STEPHENS v. MONONGAHELA BANK


111 U.S. 197 (1884)

STEPHENS v. MONONGAHELA BANK.

Supreme Court of United States.

Decided March 31st, 1884.


Attorney(s) appearing for the Case

Mr. P.A. Knox and Mr. C.E. Boyle for plaintiff in error.

Mr. George Shiras, Jr., for defendant in error.


MR. CHIEF JUSTICE WAITE delivered the opinion of the court.

As to the first of these defences, it is sufficient to say that the plea of another action pending is a plea in abatement, Bac. Abr. Abatement M; Com. Dig. Abatement H, 24; 1 Chitty's Pl. 10, Am. Ed. 453; 3 id. 903, note y; and by § 1011 of the Rev. Stat. which is a re-enactment of a similar provision in the Judiciary Act of Sept. 24, 1789, c. 20, sec. 22, 1 Stat. 84, 85, it is expressly provided that there shall be no reversal in this court or the Circuit Court for error in ruling any plea in abatement, other than a plea to the jurisdiction of the court. Under this statute, it was held in Piquignot v. The Pennsylvania Railroad Company, 16 How. 104, which came from the same district as this case, that the judgment of the Circuit Court, on precisely such a plea as that contemplated by this affidavit of defence, was "not subject to our revision on a writ of error." The defence is one which merely defeats the present proceeding, and does not conclude the plaintiff forever, either as to his right to sue in the Circuit Court of the United States, or as to the merits of the matter in dispute.

All the other defences are covered by the decision of this court in Barnet v. National Bank, 98 U.S. 555. The only difference between that case and this is that there the defendant was the maker of the note who actually paid the usurious interest, and here the defendant is the surety of the maker. It is difficult to see how the surety stands, as to the question now presented, in any better position than his principal. The ground of that decision was, that as without the statute there could be no recovery from the bank for usurious interest actually paid, and as the statute which created the right to such a recovery also prescribed the remedy, that remedy was exclusive of all others for the enforcement of that right. Farmers' & Mechanics' National Bank v. Dearing, 91 U.S. 29. The surety has not any more than his principal the right to recover back the interest without the aid of a statute. Consequently, if his principal could not make this defence, he cannot. The forfeiture and the remedy are creatures of the same statute, and must stand or fall together.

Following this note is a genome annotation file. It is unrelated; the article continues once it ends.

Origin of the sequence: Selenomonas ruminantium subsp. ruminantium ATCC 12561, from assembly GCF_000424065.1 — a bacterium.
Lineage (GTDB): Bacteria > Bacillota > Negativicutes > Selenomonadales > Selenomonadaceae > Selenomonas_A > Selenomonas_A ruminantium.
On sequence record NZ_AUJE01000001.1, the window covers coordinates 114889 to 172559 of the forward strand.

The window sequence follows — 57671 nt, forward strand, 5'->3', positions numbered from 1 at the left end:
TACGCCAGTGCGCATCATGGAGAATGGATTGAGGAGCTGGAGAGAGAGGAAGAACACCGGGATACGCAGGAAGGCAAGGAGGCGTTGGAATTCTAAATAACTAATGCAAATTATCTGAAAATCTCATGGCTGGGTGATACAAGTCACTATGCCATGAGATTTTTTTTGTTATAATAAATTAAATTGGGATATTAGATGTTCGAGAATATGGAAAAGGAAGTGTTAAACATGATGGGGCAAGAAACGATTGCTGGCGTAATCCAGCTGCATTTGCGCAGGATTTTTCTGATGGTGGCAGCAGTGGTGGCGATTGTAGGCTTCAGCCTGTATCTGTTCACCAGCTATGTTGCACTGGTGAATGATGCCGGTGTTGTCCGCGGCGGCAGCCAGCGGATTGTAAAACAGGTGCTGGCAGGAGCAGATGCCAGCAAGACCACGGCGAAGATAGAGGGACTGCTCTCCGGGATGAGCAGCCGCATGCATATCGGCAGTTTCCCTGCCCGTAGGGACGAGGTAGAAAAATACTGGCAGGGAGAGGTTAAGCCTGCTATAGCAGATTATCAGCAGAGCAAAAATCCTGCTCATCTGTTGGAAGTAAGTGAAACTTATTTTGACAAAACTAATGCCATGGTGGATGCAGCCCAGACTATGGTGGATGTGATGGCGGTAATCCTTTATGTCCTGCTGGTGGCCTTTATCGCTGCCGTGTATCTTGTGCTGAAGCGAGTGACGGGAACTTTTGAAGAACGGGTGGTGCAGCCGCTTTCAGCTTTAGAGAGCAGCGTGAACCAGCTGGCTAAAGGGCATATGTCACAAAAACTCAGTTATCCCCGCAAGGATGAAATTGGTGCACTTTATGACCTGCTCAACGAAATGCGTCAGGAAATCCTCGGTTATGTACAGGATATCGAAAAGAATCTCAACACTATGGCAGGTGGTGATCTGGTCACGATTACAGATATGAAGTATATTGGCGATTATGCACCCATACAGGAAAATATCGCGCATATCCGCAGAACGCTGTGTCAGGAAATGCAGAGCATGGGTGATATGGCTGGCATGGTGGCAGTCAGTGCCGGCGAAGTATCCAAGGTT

The defence, as stated in the affidavit, is not that interest stipulated for has been included in the note, but that interest actually paid at the time of the discount and the several renewals should be applied to the discharge of the principal. In this particular, the case presents the same facts substantially as Driesbach v. National Bank, 104 U.S. 52. To entitle the defendant to such relief as was given in Farmers' & Mechanics' Bank v. Dearing, cited above, it should be made to appear by distinct averment that the note sued on includes interest stipulated for and not paid, as well as principal. That has not been done is this case.

Judgment affirmed.


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